Parking the problem

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Last week I had the misfortune of getting a parking ticket.

To be fair, I deserved the ticket. I left my truck parked in Lot 4 all day, and I paid the price for the fact that I was running late for class that day and it was cold and I didn’t want or have the time to walk the few blocks from my normal parking spot on McNiven Ave to the university. Such a thing happens, and although irritatingly expensive, I will pay my ticket and hope that the next time I park illegally, I get away with it.

A week after the beginning of classes, I tried to buy a parking pass. Until then, I had walked to school, but as things picked up with work and school, I found I didn’t have the time to spend walking for an hour and twenty minutes a day. By this time, however, I was too late. I was informed that I was 545th on the waiting list for a parking pass. Shocked, I was forced to park off-campus. While this was certainly better than walking from the Southland Mall every day, it was still inconvenient and I know the owners of the houses I park in front of are probably not too pleased with me. But whatever, you do what you’ve got to do.

The parking ticket got me thinking about something that has been bothering me for a while now: the fact that for all the pomp a circumstance surrounding parking at the beginning of this semester, nothing has changed at all. While there was a much-touted parking forum that theoretically raised awareness and supposedly encouraged discussion of the problem, in reality there’s been little to no discussion since the forum.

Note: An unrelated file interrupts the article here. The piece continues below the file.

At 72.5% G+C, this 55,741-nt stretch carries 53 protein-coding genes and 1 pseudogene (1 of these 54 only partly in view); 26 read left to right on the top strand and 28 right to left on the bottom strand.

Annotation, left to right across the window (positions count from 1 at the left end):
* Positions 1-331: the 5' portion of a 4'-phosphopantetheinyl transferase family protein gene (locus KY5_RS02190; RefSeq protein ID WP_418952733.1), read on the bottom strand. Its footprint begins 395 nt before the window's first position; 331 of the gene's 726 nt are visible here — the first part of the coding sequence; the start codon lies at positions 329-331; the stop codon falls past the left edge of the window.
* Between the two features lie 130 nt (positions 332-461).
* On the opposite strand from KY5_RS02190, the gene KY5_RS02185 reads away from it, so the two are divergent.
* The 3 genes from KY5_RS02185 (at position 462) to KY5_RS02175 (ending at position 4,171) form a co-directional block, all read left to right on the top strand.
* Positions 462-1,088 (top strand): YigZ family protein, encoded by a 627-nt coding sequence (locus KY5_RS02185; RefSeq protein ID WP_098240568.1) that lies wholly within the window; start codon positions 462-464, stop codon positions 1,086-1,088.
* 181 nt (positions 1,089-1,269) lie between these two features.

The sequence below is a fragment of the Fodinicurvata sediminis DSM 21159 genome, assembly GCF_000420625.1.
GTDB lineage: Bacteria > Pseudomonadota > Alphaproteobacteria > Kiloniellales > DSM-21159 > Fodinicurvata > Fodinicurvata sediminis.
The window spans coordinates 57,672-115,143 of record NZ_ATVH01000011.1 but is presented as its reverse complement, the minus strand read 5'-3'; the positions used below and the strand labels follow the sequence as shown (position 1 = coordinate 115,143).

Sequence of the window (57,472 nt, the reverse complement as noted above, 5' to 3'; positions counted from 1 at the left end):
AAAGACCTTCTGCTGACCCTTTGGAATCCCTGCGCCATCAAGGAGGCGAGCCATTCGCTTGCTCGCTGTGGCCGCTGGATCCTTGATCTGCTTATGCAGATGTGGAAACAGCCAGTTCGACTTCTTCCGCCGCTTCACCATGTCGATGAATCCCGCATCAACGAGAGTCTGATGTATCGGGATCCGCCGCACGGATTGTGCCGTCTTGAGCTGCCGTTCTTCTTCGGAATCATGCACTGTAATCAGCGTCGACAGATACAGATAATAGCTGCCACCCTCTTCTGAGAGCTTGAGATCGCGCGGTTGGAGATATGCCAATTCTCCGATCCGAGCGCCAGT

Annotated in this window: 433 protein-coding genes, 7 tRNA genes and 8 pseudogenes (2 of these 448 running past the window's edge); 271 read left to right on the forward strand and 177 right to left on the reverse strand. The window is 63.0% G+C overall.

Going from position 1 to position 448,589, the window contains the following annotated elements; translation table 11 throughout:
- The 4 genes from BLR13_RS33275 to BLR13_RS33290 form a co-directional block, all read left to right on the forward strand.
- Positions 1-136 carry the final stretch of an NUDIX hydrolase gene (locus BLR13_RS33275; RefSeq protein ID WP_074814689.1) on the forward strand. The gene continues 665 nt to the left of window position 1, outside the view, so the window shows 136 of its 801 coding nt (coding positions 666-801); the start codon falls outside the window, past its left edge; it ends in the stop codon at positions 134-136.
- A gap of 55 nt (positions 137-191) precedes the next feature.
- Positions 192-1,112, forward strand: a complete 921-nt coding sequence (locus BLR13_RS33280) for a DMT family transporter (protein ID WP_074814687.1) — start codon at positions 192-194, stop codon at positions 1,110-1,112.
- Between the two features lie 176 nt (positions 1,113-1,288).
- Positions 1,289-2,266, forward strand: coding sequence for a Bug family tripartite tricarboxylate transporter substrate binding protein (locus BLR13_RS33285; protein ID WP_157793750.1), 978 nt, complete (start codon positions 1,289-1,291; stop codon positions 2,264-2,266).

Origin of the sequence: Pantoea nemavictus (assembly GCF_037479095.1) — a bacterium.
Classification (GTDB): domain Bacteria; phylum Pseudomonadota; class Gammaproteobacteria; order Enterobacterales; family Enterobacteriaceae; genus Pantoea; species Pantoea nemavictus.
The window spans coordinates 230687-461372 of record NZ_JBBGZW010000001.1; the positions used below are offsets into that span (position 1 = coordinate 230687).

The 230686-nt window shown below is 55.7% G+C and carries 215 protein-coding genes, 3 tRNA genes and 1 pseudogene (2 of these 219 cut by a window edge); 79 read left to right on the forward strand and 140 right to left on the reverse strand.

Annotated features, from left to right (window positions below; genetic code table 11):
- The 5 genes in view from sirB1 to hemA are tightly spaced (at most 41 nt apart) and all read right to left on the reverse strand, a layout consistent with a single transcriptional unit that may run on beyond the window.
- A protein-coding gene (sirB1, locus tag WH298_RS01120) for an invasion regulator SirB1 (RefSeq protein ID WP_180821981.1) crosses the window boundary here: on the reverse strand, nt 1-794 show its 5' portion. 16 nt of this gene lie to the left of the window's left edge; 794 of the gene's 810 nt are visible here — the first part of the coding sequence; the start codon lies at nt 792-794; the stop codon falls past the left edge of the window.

What did come out of the parking forum was a new shibboleth for the university administration. Now, every time the issue of parking comes up, Vianne Timmons or Barb Pollock can brush it off with a reminder that they asked the students about what could be done, and lo and behold, received some “excellent suggestions” from students.

Meanwhile, everyone settled into a complacent routine and learned ways to cope with not having any parking spaces on campus. The overflow of student parking was taken care of by parking off-campus on McNiven Ave or Kramer Boulevard, much to the chagrin of Hillsdale homeowners. While only being a two-hour parking zone, the city gloriously doesn’t ticket anyone unless they are parked in a strict no-parking zone.

But this concession does not solve the problem, and there have been no visible signs from the administration as to exactly what is being done to answer the concerns of the students. While it is easy for them to point to the forum and say they are listening to students, it is difficult to tell if they comprehend what students are telling them.

This issue is not one that is going to solve itself either. If anything, the problem will become worse as the university continues to draw more and more students here for post-secondary education. It’s already apparent through the recent, and long-overdue,widening of the doors between College West and the New Lab building, that the university is expecting more students to call this their campus. Parking, while not going to be fixed over night, at least needs to be taking visible steps in the direction of a solution.

Rather than repeating that they have consulted students and are now forming a strategy, the administration needs to publically say what steps they are considering and when they think serious improvements will be made. Theyalso need to keep students involved in all aspect of the decision making if they truly value our input rather than closing the doors and giving the impression that they hope the problem will go away.

Until then, I guess I will pay my parking ticket and continue to find ways to circumvent parking enforcement. Until I can buy a parking pass, which I will happily do if I get the opportunity, I will wait for the solution to the university’s parking problem with growing impatience.

Edward Dodd
Op-Ed Editor

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